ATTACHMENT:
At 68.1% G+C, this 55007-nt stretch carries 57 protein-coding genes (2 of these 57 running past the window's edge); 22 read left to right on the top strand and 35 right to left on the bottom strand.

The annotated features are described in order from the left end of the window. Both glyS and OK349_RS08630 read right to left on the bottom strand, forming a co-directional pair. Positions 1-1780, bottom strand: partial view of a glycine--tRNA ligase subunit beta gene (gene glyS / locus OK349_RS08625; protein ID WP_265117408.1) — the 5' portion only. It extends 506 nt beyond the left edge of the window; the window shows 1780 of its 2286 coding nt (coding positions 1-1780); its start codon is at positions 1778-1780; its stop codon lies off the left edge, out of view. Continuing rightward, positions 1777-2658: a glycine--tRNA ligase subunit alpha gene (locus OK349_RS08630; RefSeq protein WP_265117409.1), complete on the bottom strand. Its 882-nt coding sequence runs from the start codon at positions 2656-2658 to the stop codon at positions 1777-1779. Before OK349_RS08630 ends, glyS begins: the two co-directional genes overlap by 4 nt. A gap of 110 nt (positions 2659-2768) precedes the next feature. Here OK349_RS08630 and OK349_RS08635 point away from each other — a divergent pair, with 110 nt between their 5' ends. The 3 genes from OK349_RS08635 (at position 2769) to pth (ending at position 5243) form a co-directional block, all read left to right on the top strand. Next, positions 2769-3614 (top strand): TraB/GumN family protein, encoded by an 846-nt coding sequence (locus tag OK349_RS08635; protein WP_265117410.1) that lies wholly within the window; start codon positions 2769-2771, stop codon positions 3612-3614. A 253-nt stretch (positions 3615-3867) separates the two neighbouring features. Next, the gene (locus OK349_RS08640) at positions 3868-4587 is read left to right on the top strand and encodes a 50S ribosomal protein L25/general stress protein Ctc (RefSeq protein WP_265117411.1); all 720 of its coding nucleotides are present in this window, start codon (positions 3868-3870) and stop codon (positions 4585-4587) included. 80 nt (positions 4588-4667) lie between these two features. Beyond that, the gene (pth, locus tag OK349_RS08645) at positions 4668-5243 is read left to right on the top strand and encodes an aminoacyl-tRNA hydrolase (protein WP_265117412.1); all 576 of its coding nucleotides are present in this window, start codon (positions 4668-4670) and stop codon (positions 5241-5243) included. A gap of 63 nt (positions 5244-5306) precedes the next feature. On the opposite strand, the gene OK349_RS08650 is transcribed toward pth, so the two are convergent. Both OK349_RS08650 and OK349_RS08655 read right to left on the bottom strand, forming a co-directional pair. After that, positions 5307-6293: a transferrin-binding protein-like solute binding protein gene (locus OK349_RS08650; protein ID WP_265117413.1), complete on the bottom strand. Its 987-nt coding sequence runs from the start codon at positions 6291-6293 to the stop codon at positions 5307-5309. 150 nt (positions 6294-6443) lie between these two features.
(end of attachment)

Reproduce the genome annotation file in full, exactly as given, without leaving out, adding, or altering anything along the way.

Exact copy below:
At 68.1% G+C, this 55007-nt stretch carries 57 protein-coding genes (2 of these 57 running past the window's edge); 22 read left to right on the top strand and 35 right to left on the bottom strand.

The annotated features are described in order from the left end of the window. Both glyS and OK349_RS08630 read right to left on the bottom strand, forming a co-directional pair. Positions 1-1780, bottom strand: partial view of a glycine--tRNA ligase subunit beta gene (gene glyS / locus OK349_RS08625; protein ID WP_265117408.1) — the 5' portion only. It extends 506 nt beyond the left edge of the window; the window shows 1780 of its 2286 coding nt (coding positions 1-1780); its start codon is at positions 1778-1780; its stop codon lies off the left edge, out of view. Continuing rightward, positions 1777-2658: a glycine--tRNA ligase subunit alpha gene (locus OK349_RS08630; RefSeq protein WP_265117409.1), complete on the bottom strand. Its 882-nt coding sequence runs from the start codon at positions 2656-2658 to the stop codon at positions 1777-1779. Before OK349_RS08630 ends, glyS begins: the two co-directional genes overlap by 4 nt. A gap of 110 nt (positions 2659-2768) precedes the next feature. Here OK349_RS08630 and OK349_RS08635 point away from each other — a divergent pair, with 110 nt between their 5' ends. The 3 genes from OK349_RS08635 (at position 2769) to pth (ending at position 5243) form a co-directional block, all read left to right on the top strand. Next, positions 2769-3614 (top strand): TraB/GumN family protein, encoded by an 846-nt coding sequence (locus tag OK349_RS08635; protein WP_265117410.1) that lies wholly within the window; start codon positions 2769-2771, stop codon positions 3612-3614. A 253-nt stretch (positions 3615-3867) separates the two neighbouring features. Next, the gene (locus OK349_RS08640) at positions 3868-4587 is read left to right on the top strand and encodes a 50S ribosomal protein L25/general stress protein Ctc (RefSeq protein WP_265117411.1); all 720 of its coding nucleotides are present in this window, start codon (positions 3868-3870) and stop codon (positions 4585-4587) included. 80 nt (positions 4588-4667) lie between these two features. Beyond that, the gene (pth, locus tag OK349_RS08645) at positions 4668-5243 is read left to right on the top strand and encodes an aminoacyl-tRNA hydrolase (protein WP_265117412.1); all 576 of its coding nucleotides are present in this window, start codon (positions 4668-4670) and stop codon (positions 5241-5243) included. A gap of 63 nt (positions 5244-5306) precedes the next feature. On the opposite strand, the gene OK349_RS08650 is transcribed toward pth, so the two are convergent. Both OK349_RS08650 and OK349_RS08655 read right to left on the bottom strand, forming a co-directional pair. After that, positions 5307-6293: a transferrin-binding protein-like solute binding protein gene (locus OK349_RS08650; protein ID WP_265117413.1), complete on the bottom strand. Its 987-nt coding sequence runs from the start codon at positions 6291-6293 to the stop codon at positions 5307-5309. 150 nt (positions 6294-6443) lie between these two features.